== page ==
Luckily some teachers also follow that rhythm and it is often the sole condition for any improvement in classrooms. Teacher’ trainings are very bad in Cambodia, some university degrees are good but too few have access to them. Usually, teachers do not know enough to quit the very traditional way of teaching: they talk, students listen, no questions allowed. Only some young teachers are doing this job out of passion and keep studying to be able to bring the best to their students. They even sometimes save money to attend university at night to get their masters. The energy is there, but still lacks strengths and isn’t properly allocated towards the people who need education the most.


When asking a father about his dreams for his daughter, he replied: « discipline ».

When asking a 17 years old orphan, attending an ngo vocational business school about her dream, she replied: « start my company ».

Change is here when it gets the chance.

Our responsibility is this one: find solutions to unleash people’s own potential and empower them so they can take action.

Because they will!

Down to earth – in Cambodia

By | Knowledge Economy | No Comments

Cambodia brought me right back to life, and down to earth.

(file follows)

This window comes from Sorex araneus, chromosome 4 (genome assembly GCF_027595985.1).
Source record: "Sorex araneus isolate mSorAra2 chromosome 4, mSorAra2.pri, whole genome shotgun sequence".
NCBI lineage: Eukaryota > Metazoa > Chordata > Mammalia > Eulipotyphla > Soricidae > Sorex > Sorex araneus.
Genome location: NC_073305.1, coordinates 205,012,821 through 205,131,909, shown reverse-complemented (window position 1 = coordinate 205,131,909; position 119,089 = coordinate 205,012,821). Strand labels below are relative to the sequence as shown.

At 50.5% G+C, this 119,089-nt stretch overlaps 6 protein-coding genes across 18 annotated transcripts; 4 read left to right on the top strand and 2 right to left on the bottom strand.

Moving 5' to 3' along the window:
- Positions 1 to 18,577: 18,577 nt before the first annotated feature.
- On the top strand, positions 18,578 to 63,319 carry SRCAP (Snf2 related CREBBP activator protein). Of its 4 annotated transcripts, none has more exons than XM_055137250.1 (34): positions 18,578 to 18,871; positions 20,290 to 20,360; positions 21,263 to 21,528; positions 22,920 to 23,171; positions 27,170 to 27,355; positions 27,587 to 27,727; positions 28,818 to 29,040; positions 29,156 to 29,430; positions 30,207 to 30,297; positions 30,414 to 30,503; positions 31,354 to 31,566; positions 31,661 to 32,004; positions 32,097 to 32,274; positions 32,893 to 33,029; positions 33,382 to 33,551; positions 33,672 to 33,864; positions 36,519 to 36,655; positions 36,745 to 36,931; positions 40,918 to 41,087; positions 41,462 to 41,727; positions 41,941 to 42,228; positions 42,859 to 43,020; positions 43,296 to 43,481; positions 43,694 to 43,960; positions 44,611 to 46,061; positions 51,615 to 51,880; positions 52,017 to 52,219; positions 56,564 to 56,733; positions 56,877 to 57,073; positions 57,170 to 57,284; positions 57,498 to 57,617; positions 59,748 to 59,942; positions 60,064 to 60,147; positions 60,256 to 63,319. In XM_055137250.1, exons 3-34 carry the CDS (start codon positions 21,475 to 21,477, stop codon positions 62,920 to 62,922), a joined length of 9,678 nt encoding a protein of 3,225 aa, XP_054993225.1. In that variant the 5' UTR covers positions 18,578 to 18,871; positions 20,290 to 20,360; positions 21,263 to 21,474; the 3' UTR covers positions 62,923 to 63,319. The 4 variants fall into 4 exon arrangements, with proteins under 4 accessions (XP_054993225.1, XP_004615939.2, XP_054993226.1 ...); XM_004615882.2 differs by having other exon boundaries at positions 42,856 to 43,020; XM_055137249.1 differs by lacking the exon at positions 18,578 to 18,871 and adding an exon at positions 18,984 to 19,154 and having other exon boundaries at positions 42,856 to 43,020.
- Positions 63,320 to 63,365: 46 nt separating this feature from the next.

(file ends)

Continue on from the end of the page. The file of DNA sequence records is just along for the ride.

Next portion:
At home, they live on the floor. To sleep they put a very thin mat on the floor, all next to each other, very often sharing the room. Sleeping, but also cooking, eating, bathing, all there. Most houses are made of wood, still, sometimes brick and often do not have any door, nor any furniture. Cambodia is developing and some middle class is emerging, some wealth transformed in huge mansions too. These ones are locked behind tall walls and you can only see big trucks coming in and out of them. Cars, that is also very important in the Cambodian lifestyle. It all measures on the road: the bigger the better. Trucks, cars, tuk-tuks, motorbikes, bicycles, people, is the new chain of life. The road is a mess: noisy, smelly, busy – but that’s just the way it is in Phnom Penh. In Siem Raep, there is a bit more peace and in the countryside it is another world, agrarian. Cambodians go from home, to the road, to work. Many vendors in the streets, they sell food, clothes, mechanic pieces, in short: everything! They are garages, shops, spas, restaurants, hotels, one next to the other. Companies develop too and it has become a highlight to work in an office, behind a computer and all kids dream of being managers: a secure job with not much to do since you are managing, hence not doing much. Managing here as a completely definition from ours in the western world. The sense of responsibility and engagement is different. In Cambodia you commit to you family first, then men with men often, women with the children and the rest of the family. Cambodians do not share much, they is like an invisible door to their souls. What most strokes me is their sole focus on the present: negate the past, can not think of the future. That is something very interesting, they live for now. They first make sure to deal with basic necessities: food, roof, not even health. They work but when the necessities are met for the day, they stop. Only few think ahead, or maybe they do but in a completely different way from us, they won’t tell. Their history influenced it that way: Cambodians are not allowed to dream. It is amazing to see that they are incapable of reading a map, of abstracting things and visualizing them in their minds. Nothing. To indicate you the way on the road they would say “turn right after the gas station”, only they do not know from where you will be arriving so turning right makes no sense. No planning ahead. And the consequences are huge on their daily lives. Pollution, dirt, the misery cycle is harder to break.